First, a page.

Much like the situation facing siblings Cal and Becky DeMuth in its plot, the story “In the Tall Grass” seemed to sneak up on people. The announcement of its existence (as part of Esquire magazine’s renewed emphasis on “men’s fiction”) came with little of the fanfare that accompanies most projects bearing the name Stephen King (not to mention that of his growing-rapidly-in-reputation-and-fanbase son, Joe Hill). One minute you’re minding your own business, the next you’re cursing yourself for not renewing your subscription while you search the cluttered shelves at Books-A-Million looking for a copy.
But it has arrived, at least in part (the concluding half will arrive in the magazine’s August issue) and so far it is quite good.
The DeMuth kids are called the “Irish twins” by their parents because, even at 19 months apart, they seem to share the uncanny closeness of actual twins. They finish each other’s sentences. They rarely make decisions without the input of the other. They are inseparable. Or so they thought.
They are on a cross-country drive to San Diego, where Becky is moving in with relatives to tend to the bun in her oven. Becky is unmarried and the father turned out to be “a fool,” so once again she leans on her brother to get her to her next stop in life. But somewhere in rural Kansas, in a field of unseasonably (and unreasonably) tall grass, a voice calls out to them to stop. To help. Stop they do, and they try to help, but within minutes they find that being close to one another – a condition that’s been a given their whole life – is suddenly physically impossible.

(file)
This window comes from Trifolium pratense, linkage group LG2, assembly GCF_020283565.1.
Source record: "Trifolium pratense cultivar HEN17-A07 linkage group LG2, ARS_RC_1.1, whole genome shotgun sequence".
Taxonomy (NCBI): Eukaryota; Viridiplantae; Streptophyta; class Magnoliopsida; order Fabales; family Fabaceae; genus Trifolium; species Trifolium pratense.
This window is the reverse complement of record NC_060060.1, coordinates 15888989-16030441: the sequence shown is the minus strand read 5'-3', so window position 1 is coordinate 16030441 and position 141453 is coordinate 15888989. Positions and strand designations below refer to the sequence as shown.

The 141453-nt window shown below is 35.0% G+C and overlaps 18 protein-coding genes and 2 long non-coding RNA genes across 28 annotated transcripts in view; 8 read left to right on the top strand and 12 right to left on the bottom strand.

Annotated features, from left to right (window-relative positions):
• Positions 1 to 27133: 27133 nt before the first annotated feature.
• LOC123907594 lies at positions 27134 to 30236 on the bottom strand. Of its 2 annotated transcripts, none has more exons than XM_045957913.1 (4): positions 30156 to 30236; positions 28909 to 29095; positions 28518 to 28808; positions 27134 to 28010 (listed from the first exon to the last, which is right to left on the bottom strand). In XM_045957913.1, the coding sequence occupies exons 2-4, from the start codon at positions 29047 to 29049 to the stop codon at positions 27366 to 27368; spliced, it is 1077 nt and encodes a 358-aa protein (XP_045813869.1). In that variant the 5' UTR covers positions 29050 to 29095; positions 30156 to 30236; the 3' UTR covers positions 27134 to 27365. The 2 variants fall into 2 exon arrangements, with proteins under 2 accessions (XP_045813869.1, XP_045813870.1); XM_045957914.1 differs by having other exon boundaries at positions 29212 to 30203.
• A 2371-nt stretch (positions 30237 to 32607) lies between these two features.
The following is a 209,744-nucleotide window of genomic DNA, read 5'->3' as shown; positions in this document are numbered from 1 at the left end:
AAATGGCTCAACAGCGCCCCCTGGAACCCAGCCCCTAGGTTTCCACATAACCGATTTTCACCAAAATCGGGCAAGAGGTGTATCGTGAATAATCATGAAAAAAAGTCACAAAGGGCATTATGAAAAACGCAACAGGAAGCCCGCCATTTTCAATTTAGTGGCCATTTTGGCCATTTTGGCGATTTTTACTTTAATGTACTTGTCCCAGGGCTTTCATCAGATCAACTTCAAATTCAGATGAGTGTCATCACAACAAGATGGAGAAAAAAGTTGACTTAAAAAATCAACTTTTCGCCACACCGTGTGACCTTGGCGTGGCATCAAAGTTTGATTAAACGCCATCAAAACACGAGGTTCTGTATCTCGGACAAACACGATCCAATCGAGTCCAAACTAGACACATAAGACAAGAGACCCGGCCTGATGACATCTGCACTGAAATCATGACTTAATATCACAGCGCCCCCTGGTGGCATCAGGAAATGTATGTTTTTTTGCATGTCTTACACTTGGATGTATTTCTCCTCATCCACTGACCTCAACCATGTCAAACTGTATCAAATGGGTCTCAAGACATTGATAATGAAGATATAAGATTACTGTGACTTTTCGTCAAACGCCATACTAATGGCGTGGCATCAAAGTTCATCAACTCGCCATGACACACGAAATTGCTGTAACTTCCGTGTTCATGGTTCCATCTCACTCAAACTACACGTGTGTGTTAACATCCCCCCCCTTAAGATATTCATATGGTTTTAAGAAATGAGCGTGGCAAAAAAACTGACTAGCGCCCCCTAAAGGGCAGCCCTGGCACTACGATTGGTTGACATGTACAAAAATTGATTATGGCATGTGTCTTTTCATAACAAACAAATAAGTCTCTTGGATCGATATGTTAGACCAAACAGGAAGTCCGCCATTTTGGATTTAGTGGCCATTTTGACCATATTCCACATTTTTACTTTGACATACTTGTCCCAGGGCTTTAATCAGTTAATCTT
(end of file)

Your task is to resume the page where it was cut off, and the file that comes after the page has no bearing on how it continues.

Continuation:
King and Hill capture the fragility of everyday life in this extraordinary situation – the way things can go from being perfectly normal to irreversibly altered in the snap of a finger. It’s a helpless feeling for the DeMuths, and for the reader as well. Like them, we’ve waded into the tall grass, and the place we want to be is close, but not nearly close enough. At least in our case, rescue (in the form of Part 2) is getting closer. For the DeMuths, and the little boy and his mother who called out to them, sanctuary is slipping farther and farther away.